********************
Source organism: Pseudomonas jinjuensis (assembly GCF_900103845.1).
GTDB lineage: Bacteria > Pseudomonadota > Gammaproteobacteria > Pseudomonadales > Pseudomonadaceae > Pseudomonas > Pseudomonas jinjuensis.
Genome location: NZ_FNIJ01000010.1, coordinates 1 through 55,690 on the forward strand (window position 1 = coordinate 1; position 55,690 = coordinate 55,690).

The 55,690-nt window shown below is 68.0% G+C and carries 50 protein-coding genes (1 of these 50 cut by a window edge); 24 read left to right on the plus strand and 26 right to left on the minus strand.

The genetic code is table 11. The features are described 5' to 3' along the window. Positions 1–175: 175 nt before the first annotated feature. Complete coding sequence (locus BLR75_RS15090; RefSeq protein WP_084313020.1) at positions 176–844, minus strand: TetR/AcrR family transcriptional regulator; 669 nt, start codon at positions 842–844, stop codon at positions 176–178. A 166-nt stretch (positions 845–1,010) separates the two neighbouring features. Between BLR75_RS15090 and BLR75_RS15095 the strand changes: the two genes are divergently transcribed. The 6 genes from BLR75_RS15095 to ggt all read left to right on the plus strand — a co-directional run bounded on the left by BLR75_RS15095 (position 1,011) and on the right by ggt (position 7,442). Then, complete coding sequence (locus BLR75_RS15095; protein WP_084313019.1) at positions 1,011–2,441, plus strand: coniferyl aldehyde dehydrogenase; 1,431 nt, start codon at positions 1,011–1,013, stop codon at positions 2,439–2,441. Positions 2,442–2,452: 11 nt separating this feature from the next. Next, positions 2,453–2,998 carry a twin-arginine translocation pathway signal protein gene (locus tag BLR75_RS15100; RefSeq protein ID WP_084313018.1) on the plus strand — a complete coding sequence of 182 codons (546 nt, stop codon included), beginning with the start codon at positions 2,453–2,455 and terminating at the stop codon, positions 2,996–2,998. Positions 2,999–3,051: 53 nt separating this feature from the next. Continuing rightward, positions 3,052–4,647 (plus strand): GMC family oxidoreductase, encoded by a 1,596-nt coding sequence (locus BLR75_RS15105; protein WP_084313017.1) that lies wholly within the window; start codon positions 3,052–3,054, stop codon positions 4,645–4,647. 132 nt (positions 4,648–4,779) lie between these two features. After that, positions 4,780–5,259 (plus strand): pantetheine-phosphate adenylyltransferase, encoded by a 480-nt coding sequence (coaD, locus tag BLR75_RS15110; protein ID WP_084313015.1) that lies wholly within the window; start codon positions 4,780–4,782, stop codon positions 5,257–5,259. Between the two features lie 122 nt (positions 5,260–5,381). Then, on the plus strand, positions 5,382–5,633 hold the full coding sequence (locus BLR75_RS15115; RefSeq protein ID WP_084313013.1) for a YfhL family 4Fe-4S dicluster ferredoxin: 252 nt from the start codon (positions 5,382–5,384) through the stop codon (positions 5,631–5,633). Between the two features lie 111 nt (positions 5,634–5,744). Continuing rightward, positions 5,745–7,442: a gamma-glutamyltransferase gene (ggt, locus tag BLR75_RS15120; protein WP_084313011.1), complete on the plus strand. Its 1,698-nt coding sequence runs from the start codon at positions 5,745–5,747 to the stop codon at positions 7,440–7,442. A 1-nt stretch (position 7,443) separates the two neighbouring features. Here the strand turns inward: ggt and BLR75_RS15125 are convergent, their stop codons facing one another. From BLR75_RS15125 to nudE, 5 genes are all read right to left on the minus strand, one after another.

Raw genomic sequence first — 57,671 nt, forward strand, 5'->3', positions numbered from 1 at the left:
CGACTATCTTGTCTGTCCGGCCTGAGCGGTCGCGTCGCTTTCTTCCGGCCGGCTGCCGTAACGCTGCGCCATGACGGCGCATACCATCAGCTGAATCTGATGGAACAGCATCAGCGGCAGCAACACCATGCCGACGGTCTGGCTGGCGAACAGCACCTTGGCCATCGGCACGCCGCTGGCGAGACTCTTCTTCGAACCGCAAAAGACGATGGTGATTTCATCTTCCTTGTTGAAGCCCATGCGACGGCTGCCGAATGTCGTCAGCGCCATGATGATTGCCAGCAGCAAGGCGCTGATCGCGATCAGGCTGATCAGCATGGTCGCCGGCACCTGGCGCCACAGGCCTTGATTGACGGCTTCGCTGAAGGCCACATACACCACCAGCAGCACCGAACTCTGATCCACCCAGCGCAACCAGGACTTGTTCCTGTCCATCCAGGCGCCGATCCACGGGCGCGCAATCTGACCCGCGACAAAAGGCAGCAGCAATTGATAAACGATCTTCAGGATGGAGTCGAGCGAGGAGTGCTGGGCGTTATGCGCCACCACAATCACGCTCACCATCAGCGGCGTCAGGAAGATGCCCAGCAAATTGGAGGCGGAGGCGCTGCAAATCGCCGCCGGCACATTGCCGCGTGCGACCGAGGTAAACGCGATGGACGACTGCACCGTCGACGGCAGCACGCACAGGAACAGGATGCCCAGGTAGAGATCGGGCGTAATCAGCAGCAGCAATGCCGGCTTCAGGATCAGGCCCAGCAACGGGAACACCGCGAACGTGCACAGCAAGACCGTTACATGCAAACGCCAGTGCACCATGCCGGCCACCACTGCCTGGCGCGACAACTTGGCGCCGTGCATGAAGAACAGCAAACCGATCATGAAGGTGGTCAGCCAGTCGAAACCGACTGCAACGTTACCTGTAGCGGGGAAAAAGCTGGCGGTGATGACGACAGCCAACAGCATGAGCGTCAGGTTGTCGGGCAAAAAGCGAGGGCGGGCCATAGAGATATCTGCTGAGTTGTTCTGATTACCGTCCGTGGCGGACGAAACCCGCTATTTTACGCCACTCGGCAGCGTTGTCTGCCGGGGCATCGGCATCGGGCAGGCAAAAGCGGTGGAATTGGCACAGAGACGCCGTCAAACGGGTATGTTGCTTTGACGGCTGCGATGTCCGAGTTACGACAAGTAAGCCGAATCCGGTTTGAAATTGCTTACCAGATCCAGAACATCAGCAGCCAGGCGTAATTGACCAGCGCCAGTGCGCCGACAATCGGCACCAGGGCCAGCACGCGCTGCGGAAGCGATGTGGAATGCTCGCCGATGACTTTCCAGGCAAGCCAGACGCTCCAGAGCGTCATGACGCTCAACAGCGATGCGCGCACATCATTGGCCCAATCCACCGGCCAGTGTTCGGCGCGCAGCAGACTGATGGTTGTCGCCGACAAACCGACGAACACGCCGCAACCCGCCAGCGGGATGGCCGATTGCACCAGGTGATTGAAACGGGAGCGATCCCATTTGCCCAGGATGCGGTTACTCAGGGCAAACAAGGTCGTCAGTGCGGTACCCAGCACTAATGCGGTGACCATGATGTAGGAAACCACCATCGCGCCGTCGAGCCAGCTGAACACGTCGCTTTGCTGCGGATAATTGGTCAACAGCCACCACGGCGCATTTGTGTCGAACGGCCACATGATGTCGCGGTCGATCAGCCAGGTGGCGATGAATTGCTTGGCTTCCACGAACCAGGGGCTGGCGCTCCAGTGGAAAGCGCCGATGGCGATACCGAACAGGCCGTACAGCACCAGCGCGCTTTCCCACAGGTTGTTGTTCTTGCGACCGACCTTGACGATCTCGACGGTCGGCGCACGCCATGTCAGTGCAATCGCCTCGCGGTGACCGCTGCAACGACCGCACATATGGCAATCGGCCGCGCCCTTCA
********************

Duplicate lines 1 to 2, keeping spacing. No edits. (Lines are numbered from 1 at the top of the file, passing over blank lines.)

Source organism: Pseudomonas jinjuensis (assembly GCF_900103845.1).
GTDB lineage: Bacteria > Pseudomonadota > Gammaproteobacteria > Pseudomonadales > Pseudomonadaceae > Pseudomonas > Pseudomonas jinjuensis.